Shawn Kolodny: The market is much more corporate, with bigger groups playing with bigger dollars. We’re affiliated with VIP Rooms in Paris, St-Tropez, and Dubai, and we share databases, so we can send guests back and forth.
You’ve invested heavily in technology for your space.
Ryan Tarantino: When I started, you just needed to have superior liquor and an attractive staff. Now, a nightclub has to provide an experience that’s not just a room with loud music; you need light shows, DJs, entertainment. We dumped a million dollars into a state-of-theart light show that creates different graphics to go along with an event in the room. If it’s your birthday, your name will be flashed in bright lights and do a 360, so the entire room will know.
How has social media impacted your business?
SK: Everybody is tweeting or Instagramming where they are, so things spread quickly—word of a specific event or something cool can take off on its own. It’s great for last-minute things, too. We’ve had celebrities tweet or Instagram from the club, which is fantastic for us.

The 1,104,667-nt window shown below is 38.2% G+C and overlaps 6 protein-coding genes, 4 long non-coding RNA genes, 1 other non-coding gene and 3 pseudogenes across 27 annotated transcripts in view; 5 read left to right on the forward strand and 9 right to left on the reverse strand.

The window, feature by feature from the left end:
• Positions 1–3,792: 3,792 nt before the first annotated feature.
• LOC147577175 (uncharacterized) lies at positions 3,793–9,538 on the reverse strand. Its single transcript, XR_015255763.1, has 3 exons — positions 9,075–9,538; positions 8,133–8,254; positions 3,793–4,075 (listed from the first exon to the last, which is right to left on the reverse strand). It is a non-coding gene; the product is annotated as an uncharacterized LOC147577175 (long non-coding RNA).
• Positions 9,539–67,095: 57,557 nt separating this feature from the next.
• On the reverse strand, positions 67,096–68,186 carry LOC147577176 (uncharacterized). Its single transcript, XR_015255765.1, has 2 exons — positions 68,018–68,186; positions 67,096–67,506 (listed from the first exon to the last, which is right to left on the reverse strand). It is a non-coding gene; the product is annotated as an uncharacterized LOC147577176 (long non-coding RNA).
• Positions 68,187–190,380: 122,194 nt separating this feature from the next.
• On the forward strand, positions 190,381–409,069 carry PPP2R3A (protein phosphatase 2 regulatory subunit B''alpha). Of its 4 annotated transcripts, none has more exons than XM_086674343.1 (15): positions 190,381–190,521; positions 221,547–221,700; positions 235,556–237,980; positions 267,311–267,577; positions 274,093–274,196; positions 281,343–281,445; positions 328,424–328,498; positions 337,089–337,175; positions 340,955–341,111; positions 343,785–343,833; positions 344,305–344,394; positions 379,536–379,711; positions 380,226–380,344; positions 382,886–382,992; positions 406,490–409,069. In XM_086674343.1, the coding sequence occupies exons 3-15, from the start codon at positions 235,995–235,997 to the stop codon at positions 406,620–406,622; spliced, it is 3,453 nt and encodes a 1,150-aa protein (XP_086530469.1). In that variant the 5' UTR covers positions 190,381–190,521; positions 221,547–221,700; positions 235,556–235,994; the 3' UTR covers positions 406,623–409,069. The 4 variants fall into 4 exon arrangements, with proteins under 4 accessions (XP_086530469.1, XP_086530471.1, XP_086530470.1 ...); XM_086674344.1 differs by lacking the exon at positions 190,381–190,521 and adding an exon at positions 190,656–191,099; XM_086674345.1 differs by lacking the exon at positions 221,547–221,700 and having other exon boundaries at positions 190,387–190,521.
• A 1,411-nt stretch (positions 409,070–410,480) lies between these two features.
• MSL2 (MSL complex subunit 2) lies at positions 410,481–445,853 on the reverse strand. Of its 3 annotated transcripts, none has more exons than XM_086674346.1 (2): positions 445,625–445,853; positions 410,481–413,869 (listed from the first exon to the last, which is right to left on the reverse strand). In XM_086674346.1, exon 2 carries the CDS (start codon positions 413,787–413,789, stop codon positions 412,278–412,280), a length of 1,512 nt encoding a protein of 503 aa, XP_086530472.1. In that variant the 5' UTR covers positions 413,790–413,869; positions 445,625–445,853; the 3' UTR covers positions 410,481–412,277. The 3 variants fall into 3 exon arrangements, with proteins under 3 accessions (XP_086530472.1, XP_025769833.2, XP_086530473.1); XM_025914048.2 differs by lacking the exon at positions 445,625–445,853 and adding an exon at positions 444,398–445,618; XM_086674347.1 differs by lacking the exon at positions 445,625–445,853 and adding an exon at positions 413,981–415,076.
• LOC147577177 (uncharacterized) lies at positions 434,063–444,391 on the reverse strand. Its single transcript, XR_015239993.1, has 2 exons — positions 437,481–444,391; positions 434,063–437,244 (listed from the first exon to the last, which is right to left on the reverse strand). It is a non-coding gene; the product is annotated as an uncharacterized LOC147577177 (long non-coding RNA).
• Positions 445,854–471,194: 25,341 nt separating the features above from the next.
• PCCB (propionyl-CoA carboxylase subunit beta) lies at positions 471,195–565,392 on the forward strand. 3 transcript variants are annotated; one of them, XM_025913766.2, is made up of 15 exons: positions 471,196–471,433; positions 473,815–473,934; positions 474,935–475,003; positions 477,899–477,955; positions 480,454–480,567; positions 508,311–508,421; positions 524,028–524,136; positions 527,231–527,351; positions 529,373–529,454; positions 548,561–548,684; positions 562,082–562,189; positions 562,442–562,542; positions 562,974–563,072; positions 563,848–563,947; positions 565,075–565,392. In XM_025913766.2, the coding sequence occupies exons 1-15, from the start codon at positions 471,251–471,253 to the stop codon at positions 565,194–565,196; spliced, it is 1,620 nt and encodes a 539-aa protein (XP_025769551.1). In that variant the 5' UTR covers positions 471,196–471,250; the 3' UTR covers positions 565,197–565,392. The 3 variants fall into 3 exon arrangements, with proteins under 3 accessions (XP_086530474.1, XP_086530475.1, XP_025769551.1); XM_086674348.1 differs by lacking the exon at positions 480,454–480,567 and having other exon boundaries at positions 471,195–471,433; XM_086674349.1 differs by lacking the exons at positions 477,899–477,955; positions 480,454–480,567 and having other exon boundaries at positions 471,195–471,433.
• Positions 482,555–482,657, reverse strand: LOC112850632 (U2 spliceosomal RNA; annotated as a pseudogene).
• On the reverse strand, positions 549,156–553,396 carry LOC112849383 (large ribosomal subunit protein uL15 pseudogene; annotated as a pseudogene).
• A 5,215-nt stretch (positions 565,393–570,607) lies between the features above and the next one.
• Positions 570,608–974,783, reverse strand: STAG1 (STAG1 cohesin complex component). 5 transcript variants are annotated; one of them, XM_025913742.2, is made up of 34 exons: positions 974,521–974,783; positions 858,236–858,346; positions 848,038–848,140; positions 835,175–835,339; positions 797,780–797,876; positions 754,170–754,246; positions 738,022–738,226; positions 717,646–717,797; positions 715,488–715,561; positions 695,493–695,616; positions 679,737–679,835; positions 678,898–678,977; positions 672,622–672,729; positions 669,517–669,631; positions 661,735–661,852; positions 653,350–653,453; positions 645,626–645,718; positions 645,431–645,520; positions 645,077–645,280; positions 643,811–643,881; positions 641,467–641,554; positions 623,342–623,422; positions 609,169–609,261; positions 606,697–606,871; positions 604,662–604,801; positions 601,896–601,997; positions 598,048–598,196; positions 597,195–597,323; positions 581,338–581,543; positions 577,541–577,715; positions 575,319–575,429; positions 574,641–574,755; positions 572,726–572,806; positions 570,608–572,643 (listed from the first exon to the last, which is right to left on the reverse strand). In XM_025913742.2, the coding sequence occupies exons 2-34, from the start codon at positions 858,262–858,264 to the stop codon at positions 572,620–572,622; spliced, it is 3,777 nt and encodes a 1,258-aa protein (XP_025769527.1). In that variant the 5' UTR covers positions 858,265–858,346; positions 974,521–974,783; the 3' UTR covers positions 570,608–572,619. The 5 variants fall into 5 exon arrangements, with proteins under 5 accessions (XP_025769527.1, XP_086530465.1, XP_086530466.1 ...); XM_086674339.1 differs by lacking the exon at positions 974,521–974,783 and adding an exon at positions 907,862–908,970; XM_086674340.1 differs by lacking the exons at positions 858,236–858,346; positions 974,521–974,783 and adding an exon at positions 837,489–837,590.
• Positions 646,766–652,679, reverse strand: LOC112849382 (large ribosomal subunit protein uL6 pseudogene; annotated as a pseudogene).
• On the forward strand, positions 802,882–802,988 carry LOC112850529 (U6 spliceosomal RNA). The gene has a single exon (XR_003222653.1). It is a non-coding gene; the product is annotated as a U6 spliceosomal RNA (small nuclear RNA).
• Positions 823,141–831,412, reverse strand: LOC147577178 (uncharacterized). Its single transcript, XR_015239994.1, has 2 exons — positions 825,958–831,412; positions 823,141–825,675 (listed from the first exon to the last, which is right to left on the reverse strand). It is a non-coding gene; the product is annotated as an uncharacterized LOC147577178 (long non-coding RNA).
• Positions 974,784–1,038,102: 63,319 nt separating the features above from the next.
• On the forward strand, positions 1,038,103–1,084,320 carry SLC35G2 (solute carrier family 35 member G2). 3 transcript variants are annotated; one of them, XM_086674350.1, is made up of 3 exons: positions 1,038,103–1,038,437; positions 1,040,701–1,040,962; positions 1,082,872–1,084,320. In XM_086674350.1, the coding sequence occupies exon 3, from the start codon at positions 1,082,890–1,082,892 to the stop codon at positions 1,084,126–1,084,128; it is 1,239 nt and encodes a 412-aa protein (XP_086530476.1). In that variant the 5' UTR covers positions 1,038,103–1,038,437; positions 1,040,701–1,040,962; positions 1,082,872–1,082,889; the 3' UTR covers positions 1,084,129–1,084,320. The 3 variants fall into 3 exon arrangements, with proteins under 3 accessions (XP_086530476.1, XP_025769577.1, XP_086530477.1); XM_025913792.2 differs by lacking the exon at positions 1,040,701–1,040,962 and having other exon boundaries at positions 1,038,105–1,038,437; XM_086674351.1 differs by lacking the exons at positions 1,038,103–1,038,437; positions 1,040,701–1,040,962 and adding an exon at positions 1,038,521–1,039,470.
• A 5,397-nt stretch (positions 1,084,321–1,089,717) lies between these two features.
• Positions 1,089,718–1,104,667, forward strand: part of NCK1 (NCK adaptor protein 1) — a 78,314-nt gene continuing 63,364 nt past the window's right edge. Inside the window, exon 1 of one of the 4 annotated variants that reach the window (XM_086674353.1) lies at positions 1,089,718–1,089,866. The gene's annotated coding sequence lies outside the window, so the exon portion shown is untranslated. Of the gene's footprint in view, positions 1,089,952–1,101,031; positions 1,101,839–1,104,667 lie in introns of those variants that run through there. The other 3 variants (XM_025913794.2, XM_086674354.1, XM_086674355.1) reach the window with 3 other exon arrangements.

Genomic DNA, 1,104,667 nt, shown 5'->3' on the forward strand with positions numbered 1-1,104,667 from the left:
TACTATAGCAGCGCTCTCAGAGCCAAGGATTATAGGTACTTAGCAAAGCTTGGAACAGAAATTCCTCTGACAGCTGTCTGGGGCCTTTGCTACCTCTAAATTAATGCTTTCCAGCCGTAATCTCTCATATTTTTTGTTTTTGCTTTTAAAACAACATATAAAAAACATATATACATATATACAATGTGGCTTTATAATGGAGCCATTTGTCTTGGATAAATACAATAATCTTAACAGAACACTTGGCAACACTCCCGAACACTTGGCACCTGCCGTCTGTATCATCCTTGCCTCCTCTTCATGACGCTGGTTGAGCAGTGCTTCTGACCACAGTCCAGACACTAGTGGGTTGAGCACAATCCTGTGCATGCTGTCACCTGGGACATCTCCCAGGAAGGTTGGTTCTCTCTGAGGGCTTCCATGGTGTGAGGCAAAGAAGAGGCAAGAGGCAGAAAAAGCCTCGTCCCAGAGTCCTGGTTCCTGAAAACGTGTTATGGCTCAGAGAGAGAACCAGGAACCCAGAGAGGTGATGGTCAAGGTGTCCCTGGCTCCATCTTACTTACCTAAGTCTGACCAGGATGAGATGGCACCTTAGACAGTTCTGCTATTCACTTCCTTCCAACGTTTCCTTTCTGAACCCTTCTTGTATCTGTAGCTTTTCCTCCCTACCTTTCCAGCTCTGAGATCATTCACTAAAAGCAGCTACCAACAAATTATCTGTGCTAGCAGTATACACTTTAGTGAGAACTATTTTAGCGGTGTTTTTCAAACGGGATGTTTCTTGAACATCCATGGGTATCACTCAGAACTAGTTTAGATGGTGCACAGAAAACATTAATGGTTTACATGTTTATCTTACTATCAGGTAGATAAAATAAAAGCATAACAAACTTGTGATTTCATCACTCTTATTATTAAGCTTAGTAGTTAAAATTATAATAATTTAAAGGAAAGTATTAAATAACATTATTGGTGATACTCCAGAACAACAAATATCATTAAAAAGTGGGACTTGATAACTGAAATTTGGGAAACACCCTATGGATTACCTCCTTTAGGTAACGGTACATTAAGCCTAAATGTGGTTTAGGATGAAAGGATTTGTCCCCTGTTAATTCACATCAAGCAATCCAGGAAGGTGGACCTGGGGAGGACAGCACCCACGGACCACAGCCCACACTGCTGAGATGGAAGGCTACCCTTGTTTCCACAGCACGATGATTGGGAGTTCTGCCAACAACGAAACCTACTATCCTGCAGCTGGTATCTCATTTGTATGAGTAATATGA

How do you become a celebrity magnet?
SK: We just try to cater to them as best we can. Some are more difficult than others. But everybody wants to be close to them for a second.
Who was a memorable guest?
RT: One gentleman’s favorite thing was to spray very expensive Champagne, monster 12-liter bottles of Cristal or Ace of Spades. He would ask us to buy ponchos for the entire staff so he could stay until almost closing time and spray everyone.
How do you retain buzz with such reduced attention spans among clients?
RT: If a table setup isn’t working or a certain sitting arrangement, we change it. The newest thing for us is extending the VIP area, roping off the section and adding personal security. It’s right in front of the DJ booth. Everyone is focused on the DJ, but it creates more of a show with VIPs in front of them. The VIP is the show as well.
GroominG by Erin AndErson for ivy ElEvEn, usinG impEriAl bArbEr products (Richie Akiva & Scott Sartiano); GroominG by michael Johnson usinG Dior homme at Factory Downtown (Eugene Remm & Mark Birnbaum); grooming by michael Johnson, using Dior homme at Factory Downtown (Shawn Kolodny & Ryan Tarantino)